Fast and fatal: What you should know about Creutzfeldt-Jakob disease

Science and Health

Many of you have probably never heard of Cruetzfeldt-Jakob disease, but it is important to be aware of this severe and fatal degenerative neurological condition.

Although Cruetzfeldt-Jakob disease is rare worldwide, it is notably more common in Israel, particularly among those with Libyan ancestry.

Dr. Nurit Omar, director of the Huntington’s and Creutzfeldt-Jakob’s Disease Clinic at Sourasky Medical Center (Ichilov) in Tel Aviv explains how to recognize and deal with this disease.

First, it should be noted that this is an orphan disease, and that comes with consequences.

“Rare diseases [such as Cruetzfeldt-Jakob disease] are considered orphan diseases – diseases that are of less interest for researchers and pharmaceutical companies. That is very evident in this case,” Omar explained, noting that Cruetzfeldt-Jakob disease has a certain unique quality that has piqued research interest.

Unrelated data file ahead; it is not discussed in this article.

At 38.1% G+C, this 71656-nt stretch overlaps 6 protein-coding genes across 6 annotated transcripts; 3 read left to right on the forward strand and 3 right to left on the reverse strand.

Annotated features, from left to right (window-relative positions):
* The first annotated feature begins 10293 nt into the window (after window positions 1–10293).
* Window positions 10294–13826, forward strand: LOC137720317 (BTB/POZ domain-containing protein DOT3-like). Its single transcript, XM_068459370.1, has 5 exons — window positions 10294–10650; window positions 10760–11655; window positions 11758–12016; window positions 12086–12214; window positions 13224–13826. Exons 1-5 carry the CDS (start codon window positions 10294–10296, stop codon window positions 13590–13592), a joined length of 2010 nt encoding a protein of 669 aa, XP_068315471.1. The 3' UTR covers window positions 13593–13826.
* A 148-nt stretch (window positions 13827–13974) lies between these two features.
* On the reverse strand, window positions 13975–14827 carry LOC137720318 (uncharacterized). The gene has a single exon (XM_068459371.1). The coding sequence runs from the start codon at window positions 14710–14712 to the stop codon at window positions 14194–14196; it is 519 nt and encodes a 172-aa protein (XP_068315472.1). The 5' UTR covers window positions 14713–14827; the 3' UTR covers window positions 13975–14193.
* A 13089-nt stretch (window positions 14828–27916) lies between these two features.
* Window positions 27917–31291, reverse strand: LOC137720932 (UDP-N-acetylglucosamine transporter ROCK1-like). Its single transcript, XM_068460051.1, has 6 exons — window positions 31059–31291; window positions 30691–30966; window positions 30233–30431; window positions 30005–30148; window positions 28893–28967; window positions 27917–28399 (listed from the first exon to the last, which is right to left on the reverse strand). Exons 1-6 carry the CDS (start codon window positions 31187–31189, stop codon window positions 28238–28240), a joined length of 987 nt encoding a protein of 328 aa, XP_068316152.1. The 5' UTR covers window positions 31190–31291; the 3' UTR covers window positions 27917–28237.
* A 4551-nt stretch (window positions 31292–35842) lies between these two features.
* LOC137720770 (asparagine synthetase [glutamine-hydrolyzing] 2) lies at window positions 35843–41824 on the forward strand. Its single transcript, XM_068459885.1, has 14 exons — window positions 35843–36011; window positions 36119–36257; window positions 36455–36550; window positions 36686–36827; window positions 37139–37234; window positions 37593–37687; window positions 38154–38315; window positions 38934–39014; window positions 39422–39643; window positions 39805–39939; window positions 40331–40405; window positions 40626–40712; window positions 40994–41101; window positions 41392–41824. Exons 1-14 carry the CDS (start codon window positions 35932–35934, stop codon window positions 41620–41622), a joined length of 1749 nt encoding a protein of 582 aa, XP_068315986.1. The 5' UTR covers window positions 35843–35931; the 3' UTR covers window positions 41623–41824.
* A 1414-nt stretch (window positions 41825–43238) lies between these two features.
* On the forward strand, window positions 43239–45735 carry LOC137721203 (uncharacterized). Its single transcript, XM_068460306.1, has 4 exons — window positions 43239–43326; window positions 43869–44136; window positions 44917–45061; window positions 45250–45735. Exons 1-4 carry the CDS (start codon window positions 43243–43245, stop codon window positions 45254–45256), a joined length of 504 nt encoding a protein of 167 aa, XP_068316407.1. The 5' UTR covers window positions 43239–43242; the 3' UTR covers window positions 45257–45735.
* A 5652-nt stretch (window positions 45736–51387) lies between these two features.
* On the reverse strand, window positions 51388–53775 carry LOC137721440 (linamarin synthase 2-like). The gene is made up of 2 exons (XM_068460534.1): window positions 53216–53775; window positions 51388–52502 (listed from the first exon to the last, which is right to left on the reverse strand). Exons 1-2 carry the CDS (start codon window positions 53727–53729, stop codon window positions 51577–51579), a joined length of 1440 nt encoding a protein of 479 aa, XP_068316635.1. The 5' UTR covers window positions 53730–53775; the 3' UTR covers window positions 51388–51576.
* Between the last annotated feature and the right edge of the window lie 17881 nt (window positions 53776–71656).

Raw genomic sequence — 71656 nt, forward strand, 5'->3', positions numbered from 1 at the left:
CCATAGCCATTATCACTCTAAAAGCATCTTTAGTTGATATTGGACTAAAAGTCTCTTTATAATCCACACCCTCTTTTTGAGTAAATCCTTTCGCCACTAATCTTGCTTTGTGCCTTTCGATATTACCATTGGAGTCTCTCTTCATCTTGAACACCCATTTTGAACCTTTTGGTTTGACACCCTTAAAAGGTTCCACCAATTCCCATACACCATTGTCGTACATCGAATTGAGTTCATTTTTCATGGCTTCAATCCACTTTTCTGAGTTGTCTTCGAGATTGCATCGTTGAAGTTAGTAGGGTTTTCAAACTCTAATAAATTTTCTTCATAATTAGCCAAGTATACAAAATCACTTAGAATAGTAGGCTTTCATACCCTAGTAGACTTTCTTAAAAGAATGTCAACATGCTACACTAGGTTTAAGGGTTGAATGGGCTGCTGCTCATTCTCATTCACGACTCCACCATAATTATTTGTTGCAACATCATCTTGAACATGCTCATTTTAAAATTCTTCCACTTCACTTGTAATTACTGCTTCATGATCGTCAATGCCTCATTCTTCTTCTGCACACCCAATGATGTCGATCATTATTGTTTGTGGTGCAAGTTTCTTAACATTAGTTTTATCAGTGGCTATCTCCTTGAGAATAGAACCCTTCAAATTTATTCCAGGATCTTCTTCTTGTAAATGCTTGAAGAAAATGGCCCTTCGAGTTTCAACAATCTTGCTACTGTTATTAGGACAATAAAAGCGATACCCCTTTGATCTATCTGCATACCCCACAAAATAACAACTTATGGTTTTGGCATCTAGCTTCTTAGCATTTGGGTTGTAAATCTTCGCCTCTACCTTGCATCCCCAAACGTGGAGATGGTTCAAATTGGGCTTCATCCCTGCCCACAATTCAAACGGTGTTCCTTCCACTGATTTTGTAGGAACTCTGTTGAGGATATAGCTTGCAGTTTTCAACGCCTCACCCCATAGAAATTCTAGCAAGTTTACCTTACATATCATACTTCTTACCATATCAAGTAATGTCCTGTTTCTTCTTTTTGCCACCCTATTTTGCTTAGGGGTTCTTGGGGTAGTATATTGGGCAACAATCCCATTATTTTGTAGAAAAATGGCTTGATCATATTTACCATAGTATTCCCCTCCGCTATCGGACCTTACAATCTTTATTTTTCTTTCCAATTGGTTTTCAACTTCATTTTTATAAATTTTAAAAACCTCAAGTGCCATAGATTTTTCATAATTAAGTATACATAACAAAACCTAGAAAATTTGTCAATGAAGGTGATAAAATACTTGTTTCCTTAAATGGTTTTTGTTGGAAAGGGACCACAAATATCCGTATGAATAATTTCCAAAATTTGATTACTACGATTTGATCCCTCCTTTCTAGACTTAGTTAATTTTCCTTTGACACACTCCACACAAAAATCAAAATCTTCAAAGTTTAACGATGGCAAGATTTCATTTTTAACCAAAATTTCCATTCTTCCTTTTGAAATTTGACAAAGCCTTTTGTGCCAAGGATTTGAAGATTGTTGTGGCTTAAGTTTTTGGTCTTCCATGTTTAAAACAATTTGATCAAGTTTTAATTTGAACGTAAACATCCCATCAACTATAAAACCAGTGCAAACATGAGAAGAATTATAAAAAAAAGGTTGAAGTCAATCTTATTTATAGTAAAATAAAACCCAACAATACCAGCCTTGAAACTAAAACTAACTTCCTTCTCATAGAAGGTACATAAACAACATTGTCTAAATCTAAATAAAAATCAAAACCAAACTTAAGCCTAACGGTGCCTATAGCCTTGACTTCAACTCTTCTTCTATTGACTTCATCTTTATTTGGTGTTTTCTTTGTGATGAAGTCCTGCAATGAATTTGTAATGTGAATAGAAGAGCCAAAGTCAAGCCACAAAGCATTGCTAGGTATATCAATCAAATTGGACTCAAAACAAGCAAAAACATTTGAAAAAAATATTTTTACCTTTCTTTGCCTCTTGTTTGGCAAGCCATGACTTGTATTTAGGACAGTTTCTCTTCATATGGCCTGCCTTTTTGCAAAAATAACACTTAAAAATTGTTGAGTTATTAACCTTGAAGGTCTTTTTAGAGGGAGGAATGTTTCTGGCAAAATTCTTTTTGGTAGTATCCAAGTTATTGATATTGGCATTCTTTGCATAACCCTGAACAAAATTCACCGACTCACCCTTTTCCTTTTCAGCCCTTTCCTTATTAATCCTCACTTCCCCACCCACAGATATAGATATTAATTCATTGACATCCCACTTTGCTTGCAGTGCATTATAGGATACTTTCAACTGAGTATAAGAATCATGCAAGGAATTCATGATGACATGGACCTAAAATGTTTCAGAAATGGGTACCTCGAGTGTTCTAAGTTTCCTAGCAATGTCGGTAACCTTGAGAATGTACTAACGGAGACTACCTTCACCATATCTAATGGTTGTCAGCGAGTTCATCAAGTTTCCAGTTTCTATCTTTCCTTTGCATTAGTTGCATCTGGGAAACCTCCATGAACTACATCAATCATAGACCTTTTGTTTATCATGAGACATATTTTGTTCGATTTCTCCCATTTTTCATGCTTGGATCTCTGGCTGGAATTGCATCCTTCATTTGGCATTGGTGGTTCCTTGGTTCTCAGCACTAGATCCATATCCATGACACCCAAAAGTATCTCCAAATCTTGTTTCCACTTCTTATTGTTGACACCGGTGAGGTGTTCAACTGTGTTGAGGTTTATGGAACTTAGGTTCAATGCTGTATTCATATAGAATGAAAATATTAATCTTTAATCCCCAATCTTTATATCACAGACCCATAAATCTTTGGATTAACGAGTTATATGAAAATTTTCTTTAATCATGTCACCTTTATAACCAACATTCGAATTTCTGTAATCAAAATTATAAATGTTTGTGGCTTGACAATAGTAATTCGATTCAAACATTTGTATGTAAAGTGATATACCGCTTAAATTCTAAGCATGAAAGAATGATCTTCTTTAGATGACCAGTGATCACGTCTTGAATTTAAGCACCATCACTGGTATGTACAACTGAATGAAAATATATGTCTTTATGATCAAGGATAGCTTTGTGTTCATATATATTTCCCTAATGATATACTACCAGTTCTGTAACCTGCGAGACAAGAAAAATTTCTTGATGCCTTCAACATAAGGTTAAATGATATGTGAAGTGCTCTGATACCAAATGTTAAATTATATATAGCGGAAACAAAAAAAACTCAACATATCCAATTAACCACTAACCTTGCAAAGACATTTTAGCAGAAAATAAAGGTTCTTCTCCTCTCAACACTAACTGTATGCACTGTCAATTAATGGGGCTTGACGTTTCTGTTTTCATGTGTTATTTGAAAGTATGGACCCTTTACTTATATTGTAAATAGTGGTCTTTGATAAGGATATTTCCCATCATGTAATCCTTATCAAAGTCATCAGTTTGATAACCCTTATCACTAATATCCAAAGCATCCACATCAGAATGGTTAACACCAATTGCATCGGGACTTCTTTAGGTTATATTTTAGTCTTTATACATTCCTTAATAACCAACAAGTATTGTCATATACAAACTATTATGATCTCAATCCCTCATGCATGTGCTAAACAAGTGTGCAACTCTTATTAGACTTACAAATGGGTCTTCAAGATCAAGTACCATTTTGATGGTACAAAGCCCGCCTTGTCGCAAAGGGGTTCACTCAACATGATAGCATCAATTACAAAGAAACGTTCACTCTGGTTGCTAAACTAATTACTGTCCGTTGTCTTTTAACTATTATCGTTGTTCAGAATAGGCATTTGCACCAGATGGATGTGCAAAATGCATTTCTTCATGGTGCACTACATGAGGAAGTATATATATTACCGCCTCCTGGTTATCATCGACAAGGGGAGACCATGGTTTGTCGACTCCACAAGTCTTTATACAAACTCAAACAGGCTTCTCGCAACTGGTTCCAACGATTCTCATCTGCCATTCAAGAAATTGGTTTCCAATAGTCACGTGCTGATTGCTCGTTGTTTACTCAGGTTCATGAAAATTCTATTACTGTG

Prions (Illustrative) (credit: Wikimedia Commons)

That uniqueness has to do with the protein in the body that causes it.

“[Cruetzfeldt-Jakob disease] is caused by a protein that acts like a virus or bacteria – it can infect other proteins. Until the 1960s, we thought it was just a virus. Then we realized the cause is a protein called a prion.”

Nurit Omar

“[Cruetzfeldt-Jakob disease] is caused by a protein that acts like a virus or bacteria – it can infect other proteins,” she explained.

“Until the 1960s, we thought it was just a virus. Then we realized the cause is a protein called a prion.”

A prion is a protein that has malformed, becoming abnormally folded. This change in its shape causes it to become “pathological and pathogenic – it wreaks havoc through the brain like a virus and infects other proteins, making them fold into prions. Then those proteins also become infectious.”

This process where prions infect normal proteins is very quick and is what causes Cruetzfeldt-Jakob disease to develop so rapidly.